Foucault writes in The History of Sexuality: "...in socialization of procreative behavior, "sex" was described as being caught between a law of reality (economic necessity being its most abrupt an immediate form) and an economy of pleasure which was always an attempt to circumvent the law - when, that is, it did not ignore it all together." (pg.154). What happens to the law of sexual conduct in a situation of war? Rape becomes part of warfare and all laws laid down for sexual conduct are annulled. Rape of women in Bosnia gets an incredible amount of media coverage in the West, which on a daily bases has the same crime committed during peace. Is the outrage due to the fact that it is not hidden, that the law is broken blatantly and there is no more pretense relating to the woman as a body of exchange?

Constructing signs of women who seduce young men to war by connecting the sexual desire to the blood letting becomes an announcement of a period of time when the law will not be followed, and any imaginary power women might have in the system of exchanged is relinquished during this time. All of the repressed desires, the taboos surface with an explosive force and the underlying hidden agenda becomes visible.

Focault makes a distinction of the society of blood and of sex: A society of blood - I was tempted to say, of "sanguinity" - where power spoke through blood: the honor of war, the fear of famine, the triumph of death, the sovereign with his sword, executioners, and tortures; the blood was a reality with a symbolic function. We, on the other hand, are in a society of "sex". or rather a society "with a sexuality": the mechanisms of power are addressed to the body, to life, to what causes it to proliferate, to what reinforces the species, its stamina, its ability to dominate, or its capacity for being used. But, here we have a situation of two worlds converging - that of the Hollywood production machine of the West and the old time warfare of the society of blood. The woman who bleeds without being cut or injured becomes the ultimate victim. Ancient realities surfaced and became part of the present. The West, so used to thinking of the future, is paralyzed, not knowing how to react to the past re-materializing., another reality colliding.

Andy and Heidi Toffler write: "Today, the lineup of world civilizations is different. We are speeding toward a totally different structure of power that will create not a world cut in two but sharply divided into three contrasting and competing civilizations--the first still symbolized by the hoe; the second by the assembly line; and the third by the computer."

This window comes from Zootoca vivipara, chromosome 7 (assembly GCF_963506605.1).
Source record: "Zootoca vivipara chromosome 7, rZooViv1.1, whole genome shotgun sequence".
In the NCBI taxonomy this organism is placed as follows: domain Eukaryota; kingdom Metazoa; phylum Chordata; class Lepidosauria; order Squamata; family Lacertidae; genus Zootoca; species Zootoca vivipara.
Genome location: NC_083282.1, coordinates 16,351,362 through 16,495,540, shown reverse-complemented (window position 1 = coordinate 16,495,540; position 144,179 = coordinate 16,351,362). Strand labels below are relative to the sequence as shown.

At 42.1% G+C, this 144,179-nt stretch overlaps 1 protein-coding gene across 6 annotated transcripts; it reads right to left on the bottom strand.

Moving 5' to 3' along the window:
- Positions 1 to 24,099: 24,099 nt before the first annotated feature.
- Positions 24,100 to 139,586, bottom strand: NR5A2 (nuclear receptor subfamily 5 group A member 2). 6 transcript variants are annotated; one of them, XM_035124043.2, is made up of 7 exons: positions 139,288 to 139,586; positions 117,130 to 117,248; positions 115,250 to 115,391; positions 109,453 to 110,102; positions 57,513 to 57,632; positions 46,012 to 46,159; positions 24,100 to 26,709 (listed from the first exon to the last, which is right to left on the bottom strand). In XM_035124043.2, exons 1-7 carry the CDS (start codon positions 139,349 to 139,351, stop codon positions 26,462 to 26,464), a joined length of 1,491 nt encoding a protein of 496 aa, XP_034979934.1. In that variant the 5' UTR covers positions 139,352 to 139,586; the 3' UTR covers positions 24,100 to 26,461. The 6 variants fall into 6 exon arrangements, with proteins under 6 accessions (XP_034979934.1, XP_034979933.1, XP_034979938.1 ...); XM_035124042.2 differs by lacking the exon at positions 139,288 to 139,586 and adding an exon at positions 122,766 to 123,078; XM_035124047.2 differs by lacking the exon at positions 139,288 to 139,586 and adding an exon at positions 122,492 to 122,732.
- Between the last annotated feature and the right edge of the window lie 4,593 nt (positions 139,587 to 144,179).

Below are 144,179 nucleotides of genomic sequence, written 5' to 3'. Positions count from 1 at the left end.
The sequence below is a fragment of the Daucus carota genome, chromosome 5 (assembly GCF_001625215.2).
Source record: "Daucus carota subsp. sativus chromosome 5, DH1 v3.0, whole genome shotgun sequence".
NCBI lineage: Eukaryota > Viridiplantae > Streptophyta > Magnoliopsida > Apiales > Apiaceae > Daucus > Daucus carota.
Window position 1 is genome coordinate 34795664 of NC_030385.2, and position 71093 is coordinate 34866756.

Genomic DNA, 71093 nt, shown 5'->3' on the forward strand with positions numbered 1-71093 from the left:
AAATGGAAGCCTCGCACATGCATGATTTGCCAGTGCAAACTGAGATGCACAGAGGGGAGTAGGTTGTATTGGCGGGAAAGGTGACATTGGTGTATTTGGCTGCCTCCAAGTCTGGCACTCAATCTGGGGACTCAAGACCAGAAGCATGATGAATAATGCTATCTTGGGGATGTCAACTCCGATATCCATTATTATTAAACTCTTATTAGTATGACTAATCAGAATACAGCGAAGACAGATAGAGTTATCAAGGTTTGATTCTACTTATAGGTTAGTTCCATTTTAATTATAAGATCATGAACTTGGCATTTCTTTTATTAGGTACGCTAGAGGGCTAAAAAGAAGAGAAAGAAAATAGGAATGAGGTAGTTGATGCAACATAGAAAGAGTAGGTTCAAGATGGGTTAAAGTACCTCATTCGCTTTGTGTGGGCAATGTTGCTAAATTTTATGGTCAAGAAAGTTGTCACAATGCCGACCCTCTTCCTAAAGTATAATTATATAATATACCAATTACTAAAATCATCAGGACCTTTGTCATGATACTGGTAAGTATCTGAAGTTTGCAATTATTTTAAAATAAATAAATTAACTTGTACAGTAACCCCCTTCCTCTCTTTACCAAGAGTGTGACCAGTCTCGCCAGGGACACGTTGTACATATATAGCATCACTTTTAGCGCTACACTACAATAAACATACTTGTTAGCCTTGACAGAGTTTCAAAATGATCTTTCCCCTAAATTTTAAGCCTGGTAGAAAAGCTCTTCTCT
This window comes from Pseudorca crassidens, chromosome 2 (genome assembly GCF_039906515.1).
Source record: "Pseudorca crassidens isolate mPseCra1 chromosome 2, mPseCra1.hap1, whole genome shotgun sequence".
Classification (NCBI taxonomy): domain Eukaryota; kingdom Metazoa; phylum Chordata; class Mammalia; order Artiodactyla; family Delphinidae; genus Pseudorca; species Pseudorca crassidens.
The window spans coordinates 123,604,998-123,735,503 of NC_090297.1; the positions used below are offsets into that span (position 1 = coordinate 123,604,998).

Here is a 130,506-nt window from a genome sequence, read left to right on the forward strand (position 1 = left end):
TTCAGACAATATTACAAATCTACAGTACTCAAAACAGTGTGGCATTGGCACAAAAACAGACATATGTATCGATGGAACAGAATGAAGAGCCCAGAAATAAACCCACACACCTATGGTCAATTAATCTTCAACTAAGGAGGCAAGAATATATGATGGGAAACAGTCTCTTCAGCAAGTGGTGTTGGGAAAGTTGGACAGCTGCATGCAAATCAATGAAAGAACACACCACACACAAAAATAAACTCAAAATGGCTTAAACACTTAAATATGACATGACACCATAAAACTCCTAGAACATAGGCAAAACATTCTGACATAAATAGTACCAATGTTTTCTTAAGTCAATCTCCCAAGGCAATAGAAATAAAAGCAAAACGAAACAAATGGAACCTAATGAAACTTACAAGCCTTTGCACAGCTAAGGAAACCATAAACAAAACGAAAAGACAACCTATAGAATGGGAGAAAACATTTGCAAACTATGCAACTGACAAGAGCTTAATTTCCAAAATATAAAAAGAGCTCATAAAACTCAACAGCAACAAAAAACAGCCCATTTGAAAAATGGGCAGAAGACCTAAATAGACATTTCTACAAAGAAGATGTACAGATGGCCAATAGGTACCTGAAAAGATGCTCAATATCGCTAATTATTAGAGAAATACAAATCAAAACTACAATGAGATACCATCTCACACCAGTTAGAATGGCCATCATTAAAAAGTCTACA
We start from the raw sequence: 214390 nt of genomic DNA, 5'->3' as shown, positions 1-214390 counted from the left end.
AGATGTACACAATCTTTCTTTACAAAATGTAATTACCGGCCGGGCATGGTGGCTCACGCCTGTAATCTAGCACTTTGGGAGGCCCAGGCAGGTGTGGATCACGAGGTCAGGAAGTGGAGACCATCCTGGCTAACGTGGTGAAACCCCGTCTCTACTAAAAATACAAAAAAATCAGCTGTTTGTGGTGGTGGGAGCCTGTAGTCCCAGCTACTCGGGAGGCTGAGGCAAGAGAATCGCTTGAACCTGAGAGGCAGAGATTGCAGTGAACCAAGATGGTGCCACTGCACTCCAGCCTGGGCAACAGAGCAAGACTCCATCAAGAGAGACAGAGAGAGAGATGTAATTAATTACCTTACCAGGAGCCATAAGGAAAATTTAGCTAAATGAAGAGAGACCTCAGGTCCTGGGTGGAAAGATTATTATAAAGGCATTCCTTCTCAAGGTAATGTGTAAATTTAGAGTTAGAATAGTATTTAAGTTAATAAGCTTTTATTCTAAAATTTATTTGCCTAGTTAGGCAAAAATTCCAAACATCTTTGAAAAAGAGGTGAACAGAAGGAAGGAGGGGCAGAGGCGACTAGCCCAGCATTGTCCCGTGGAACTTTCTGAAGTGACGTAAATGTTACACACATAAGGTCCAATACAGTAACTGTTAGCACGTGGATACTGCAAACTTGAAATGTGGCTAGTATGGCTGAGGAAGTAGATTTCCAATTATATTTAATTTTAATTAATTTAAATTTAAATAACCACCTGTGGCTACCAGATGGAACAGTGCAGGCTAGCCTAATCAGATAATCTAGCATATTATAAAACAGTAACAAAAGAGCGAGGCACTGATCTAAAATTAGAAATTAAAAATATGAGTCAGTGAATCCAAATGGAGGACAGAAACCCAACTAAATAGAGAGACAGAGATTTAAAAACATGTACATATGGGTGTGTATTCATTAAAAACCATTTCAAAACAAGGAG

The body represented in these clashing worlds still follows the same established rules, yet the technology used confuses the issue. The materiality of words and the body representation in a newly evolving arena of cyberspace brings up all the issues of JudithÕs Butler Bodies that Matter. Words are the materiality and the body is immaterial. An example of this is the incident of a rape on the network, all transpiring through the use of language, being just as shocking and damaging.

Virtual reality is better. Who creates it for you? Paul Virilio writes: "A war of pictures and sounds is replacing the war of objects (projectiles and missiles). In a technicians' version of an all-seeing Divinity, ever ruling out an accident and surprise, the drive is on for a general system of illumination that will allow everything to be seen and known, at every moment and in every place." Soldiers trained with virtual reality wars get seduced by images of girls dressed in combat suits. The girl, like a cyborg, seduces you with the idea of going to war. The young boys are going to fight for her body, unite with the hard bombs, explode inside her. The combat suit takes them back to the imaginary jungle where the animalistic instincts play out and the reality of life is perpetuated in the present by the ever-present threat of death. The orgasmic explosions into the space deny the existence of the nurturing space and the virtual reality past is no different from the war. It's better; the real world is warmer, colder, faster, more frightening and empowering. No more training goggles. The boys are free to really die and the training made them so prepared for that moment--from the Nintendo days to Guns 'n Roses to the virtual war games in the army camp. The picture of the girl is inviting you to the world where she has no power and no say.